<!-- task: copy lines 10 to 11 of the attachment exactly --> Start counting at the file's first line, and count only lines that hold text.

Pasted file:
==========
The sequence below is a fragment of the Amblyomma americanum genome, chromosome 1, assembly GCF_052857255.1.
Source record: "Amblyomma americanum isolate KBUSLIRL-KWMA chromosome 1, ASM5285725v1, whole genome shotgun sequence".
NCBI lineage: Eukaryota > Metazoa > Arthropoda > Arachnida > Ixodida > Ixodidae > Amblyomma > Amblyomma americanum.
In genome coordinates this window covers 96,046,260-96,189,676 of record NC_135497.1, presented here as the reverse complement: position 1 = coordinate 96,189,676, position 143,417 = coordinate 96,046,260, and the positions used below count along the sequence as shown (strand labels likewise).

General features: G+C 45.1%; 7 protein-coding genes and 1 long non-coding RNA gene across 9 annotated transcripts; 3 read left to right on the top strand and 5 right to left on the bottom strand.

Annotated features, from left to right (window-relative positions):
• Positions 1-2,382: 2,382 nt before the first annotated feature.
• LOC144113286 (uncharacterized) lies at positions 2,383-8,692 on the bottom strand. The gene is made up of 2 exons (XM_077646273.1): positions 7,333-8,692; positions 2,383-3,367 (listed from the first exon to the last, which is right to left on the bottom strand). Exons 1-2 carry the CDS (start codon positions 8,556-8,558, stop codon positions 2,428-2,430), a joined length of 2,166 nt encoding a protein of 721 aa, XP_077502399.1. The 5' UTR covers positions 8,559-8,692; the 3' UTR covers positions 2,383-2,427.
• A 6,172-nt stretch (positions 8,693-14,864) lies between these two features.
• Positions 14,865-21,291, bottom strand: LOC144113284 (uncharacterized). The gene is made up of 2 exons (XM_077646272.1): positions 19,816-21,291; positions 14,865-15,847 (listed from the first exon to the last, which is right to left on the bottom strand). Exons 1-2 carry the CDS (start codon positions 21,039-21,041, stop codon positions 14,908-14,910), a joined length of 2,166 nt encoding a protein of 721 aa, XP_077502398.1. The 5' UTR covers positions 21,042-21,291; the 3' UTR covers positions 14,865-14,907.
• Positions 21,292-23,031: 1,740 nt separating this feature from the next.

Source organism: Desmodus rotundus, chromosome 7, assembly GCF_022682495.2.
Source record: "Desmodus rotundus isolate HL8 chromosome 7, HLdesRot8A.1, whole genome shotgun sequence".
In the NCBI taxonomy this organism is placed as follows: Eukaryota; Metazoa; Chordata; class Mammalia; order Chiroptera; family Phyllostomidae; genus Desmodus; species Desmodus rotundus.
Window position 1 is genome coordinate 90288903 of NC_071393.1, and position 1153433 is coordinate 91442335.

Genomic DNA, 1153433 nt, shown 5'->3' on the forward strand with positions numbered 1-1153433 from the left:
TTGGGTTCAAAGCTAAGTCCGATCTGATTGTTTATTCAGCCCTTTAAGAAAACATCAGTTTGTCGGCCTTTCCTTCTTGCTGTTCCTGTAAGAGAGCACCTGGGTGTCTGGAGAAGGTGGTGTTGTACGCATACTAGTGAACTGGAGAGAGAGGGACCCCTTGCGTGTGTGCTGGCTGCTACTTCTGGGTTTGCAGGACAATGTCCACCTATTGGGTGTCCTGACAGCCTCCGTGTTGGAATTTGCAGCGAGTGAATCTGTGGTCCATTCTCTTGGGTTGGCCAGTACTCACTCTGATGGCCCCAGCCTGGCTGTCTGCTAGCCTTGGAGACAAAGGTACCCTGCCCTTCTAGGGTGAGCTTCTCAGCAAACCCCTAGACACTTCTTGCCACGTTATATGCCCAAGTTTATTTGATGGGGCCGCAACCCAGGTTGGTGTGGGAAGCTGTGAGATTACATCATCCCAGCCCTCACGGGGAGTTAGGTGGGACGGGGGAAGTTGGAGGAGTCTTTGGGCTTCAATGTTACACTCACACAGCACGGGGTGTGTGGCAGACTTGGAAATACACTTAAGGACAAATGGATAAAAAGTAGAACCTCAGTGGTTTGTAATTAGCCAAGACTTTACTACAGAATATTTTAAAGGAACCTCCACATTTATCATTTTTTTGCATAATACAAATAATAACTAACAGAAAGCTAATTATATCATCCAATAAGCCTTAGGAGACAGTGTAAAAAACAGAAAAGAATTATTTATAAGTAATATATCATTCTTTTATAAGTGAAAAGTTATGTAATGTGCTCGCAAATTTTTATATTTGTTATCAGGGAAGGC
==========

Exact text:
• Positions 14,865-21,291, bottom strand: LOC144113284 (uncharacterized). The gene is made up of 2 exons (XM_077646272.1): positions 19,816-21,291; positions 14,865-15,847 (listed from the first exon to the last, which is right to left on the bottom strand). Exons 1-2 carry the CDS (start codon positions 21,039-21,041, stop codon positions 14,908-14,910), a joined length of 2,166 nt encoding a protein of 721 aa, XP_077502398.1. The 5' UTR covers positions 21,042-21,291; the 3' UTR covers positions 14,865-14,907.
• Positions 21,292-23,031: 1,740 nt separating this feature from the next.